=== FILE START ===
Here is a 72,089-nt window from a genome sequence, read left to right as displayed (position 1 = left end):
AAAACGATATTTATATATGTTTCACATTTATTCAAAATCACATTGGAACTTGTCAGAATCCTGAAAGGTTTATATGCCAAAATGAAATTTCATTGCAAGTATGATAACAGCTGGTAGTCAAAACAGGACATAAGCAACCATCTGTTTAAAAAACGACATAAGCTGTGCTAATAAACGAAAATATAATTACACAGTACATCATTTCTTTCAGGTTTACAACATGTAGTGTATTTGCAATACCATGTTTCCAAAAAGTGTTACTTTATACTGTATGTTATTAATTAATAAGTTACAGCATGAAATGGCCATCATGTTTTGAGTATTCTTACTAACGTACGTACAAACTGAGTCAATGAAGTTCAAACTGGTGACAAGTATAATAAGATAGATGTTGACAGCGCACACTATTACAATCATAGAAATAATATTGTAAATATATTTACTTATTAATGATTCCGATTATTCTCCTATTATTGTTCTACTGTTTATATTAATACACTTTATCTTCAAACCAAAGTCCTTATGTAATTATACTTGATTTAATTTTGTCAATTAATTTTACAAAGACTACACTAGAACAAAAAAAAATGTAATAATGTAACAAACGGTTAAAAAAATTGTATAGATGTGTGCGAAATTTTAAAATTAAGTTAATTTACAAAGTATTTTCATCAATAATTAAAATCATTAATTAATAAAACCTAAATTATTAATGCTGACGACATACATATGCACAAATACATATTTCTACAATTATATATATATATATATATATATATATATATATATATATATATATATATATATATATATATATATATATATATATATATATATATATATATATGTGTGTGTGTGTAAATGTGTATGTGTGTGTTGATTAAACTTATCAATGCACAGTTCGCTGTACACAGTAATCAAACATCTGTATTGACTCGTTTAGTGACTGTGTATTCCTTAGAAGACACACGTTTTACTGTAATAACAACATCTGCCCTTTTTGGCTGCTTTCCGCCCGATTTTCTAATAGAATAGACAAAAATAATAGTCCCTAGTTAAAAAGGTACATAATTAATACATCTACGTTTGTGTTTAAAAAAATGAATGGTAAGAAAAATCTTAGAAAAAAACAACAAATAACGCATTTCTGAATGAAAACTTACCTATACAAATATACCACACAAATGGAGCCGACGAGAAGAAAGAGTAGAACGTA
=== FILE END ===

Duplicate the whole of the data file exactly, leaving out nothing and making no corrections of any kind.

Here is a 72,089-nt window from a genome sequence, read left to right as displayed (position 1 = left end):
AAAACGATATTTATATATGTTTCACATTTATTCAAAATCACATTGGAACTTGTCAGAATCCTGAAAGGTTTATATGCCAAAATGAAATTTCATTGCAAGTATGATAACAGCTGGTAGTCAAAACAGGACATAAGCAACCATCTGTTTAAAAAACGACATAAGCTGTGCTAATAAACGAAAATATAATTACACAGTACATCATTTCTTTCAGGTTTACAACATGTAGTGTATTTGCAATACCATGTTTCCAAAAAGTGTTACTTTATACTGTATGTTATTAATTAATAAGTTACAGCATGAAATGGCCATCATGTTTTGAGTATTCTTACTAACGTACGTACAAACTGAGTCAATGAAGTTCAAACTGGTGACAAGTATAATAAGATAGATGTTGACAGCGCACACTATTACAATCATAGAAATAATATTGTAAATATATTTACTTATTAATGATTCCGATTATTCTCCTATTATTGTTCTACTGTTTATATTAATACACTTTATCTTCAAACCAAAGTCCTTATGTAATTATACTTGATTTAATTTTGTCAATTAATTTTACAAAGACTACACTAGAACAAAAAAAAATGTAATAATGTAACAAACGGTTAAAAAAATTGTATAGATGTGTGCGAAATTTTAAAATTAAGTTAATTTACAAAGTATTTTCATCAATAATTAAAATCATTAATTAATAAAACCTAAATTATTAATGCTGACGACATACATATGCACAAATACATATTTCTACAATTATATATATATATATATATATATATATATATATATATATATATATATATATATATATATATATATATATATATATATATATATATATATATATGTGTGTGTGTGTAAATGTGTATGTGTGTGTTGATTAAACTTATCAATGCACAGTTCGCTGTACACAGTAATCAAACATCTGTATTGACTCGTTTAGTGACTGTGTATTCCTTAGAAGACACACGTTTTACTGTAATAACAACATCTGCCCTTTTTGGCTGCTTTCCGCCCGATTTTCTAATAGAATAGACAAAAATAATAGTCCCTAGTTAAAAAGGTACATAATTAATACATCTACGTTTGTGTTTAAAAAAATGAATGGTAAGAAAAATCTTAGAAAAAAACAACAAATAACGCATTTCTGAATGAAAACTTACCTATACAAATATACCACACAAATGGAGCCGACGAGAAGAAAGAGTAGAACGTA